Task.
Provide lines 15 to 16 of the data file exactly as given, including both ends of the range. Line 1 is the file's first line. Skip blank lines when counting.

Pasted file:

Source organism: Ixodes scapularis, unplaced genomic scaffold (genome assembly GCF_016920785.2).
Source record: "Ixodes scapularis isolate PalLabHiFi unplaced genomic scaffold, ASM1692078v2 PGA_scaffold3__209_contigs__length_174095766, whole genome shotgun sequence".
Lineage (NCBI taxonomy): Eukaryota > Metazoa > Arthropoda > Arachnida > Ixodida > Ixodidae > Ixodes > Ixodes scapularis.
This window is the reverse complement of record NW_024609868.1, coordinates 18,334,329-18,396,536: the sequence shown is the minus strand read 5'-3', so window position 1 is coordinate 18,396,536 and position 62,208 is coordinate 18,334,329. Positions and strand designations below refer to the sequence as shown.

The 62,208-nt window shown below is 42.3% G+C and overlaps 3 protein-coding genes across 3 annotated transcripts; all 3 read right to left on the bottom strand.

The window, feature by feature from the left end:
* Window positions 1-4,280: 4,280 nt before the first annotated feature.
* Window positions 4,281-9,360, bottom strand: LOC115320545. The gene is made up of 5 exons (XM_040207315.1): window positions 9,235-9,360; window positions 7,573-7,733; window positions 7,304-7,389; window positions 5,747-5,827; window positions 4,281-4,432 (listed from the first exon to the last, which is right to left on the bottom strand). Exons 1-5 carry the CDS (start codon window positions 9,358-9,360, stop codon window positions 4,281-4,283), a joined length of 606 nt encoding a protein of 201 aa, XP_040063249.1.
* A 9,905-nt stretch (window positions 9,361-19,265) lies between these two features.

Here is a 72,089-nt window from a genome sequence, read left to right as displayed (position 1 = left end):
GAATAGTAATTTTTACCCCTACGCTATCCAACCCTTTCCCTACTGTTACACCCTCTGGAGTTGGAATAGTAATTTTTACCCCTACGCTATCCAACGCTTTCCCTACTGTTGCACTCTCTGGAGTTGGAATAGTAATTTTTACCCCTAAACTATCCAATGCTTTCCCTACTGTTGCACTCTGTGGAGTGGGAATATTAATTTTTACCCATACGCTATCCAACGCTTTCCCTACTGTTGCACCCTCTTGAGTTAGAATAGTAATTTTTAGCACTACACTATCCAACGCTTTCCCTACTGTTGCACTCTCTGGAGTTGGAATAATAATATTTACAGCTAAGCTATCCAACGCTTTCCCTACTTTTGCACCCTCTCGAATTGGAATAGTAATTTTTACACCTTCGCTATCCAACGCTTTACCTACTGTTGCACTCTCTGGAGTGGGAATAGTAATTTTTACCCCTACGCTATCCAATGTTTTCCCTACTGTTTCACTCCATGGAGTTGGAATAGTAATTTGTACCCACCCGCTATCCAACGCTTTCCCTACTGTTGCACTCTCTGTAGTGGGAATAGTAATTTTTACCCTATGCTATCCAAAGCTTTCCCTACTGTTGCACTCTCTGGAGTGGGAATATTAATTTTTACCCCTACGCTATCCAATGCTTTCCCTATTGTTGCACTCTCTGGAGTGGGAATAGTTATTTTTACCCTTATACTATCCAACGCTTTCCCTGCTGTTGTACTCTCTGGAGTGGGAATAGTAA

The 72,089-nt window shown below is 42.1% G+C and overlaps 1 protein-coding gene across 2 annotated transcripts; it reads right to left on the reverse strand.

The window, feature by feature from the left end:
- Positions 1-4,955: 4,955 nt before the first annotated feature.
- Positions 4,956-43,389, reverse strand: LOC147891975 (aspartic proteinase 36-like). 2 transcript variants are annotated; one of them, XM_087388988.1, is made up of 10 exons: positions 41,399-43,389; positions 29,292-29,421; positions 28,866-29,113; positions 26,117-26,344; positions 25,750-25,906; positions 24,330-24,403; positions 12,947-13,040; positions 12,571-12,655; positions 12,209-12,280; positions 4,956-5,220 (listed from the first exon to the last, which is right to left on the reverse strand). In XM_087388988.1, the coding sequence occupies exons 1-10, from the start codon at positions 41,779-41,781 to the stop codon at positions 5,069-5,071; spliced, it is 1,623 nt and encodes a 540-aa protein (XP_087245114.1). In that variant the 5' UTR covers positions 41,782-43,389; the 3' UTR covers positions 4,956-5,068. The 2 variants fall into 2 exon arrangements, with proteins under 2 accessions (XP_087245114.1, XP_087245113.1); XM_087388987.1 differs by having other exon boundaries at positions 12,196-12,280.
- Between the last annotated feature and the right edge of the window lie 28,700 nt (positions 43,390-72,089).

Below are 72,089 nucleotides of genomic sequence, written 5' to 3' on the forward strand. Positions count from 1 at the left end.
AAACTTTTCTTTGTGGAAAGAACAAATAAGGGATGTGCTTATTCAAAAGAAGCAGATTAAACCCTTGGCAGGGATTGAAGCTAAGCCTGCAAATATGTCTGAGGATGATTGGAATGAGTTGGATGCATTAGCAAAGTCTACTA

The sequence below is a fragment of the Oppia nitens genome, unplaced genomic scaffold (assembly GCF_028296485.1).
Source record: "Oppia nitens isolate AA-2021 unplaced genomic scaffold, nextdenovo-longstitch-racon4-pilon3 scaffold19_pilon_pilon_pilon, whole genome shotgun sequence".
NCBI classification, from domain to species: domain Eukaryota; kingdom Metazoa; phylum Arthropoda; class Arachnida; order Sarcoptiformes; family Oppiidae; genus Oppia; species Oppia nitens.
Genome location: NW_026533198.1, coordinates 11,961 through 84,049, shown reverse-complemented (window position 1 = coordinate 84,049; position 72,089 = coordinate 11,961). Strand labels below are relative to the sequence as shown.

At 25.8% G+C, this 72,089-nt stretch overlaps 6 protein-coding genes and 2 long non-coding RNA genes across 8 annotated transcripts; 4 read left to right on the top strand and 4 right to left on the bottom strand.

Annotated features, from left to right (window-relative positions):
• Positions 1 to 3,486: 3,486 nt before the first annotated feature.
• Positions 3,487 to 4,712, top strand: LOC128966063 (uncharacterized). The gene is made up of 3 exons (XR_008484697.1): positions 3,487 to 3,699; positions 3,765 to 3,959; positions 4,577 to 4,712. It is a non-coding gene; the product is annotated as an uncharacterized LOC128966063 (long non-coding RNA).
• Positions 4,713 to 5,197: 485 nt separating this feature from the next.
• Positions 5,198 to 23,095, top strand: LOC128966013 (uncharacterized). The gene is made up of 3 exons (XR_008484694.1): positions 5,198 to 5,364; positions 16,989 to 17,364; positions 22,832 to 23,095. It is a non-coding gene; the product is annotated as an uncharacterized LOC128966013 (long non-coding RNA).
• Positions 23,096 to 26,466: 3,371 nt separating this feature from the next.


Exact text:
- Positions 4,956-43,389, reverse strand: LOC147891975 (aspartic proteinase 36-like). 2 transcript variants are annotated; one of them, XM_087388988.1, is made up of 10 exons: positions 41,399-43,389; positions 29,292-29,421; positions 28,866-29,113; positions 26,117-26,344; positions 25,750-25,906; positions 24,330-24,403; positions 12,947-13,040; positions 12,571-12,655; positions 12,209-12,280; positions 4,956-5,220 (listed from the first exon to the last, which is right to left on the reverse strand). In XM_087388988.1, the coding sequence occupies exons 1-10, from the start codon at positions 41,779-41,781 to the stop codon at positions 5,069-5,071; spliced, it is 1,623 nt and encodes a 540-aa protein (XP_087245114.1). In that variant the 5' UTR covers positions 41,782-43,389; the 3' UTR covers positions 4,956-5,068. The 2 variants fall into 2 exon arrangements, with proteins under 2 accessions (XP_087245114.1, XP_087245113.1); XM_087388987.1 differs by having other exon boundaries at positions 12,196-12,280.
- Between the last annotated feature and the right edge of the window lie 28,700 nt (positions 43,390-72,089).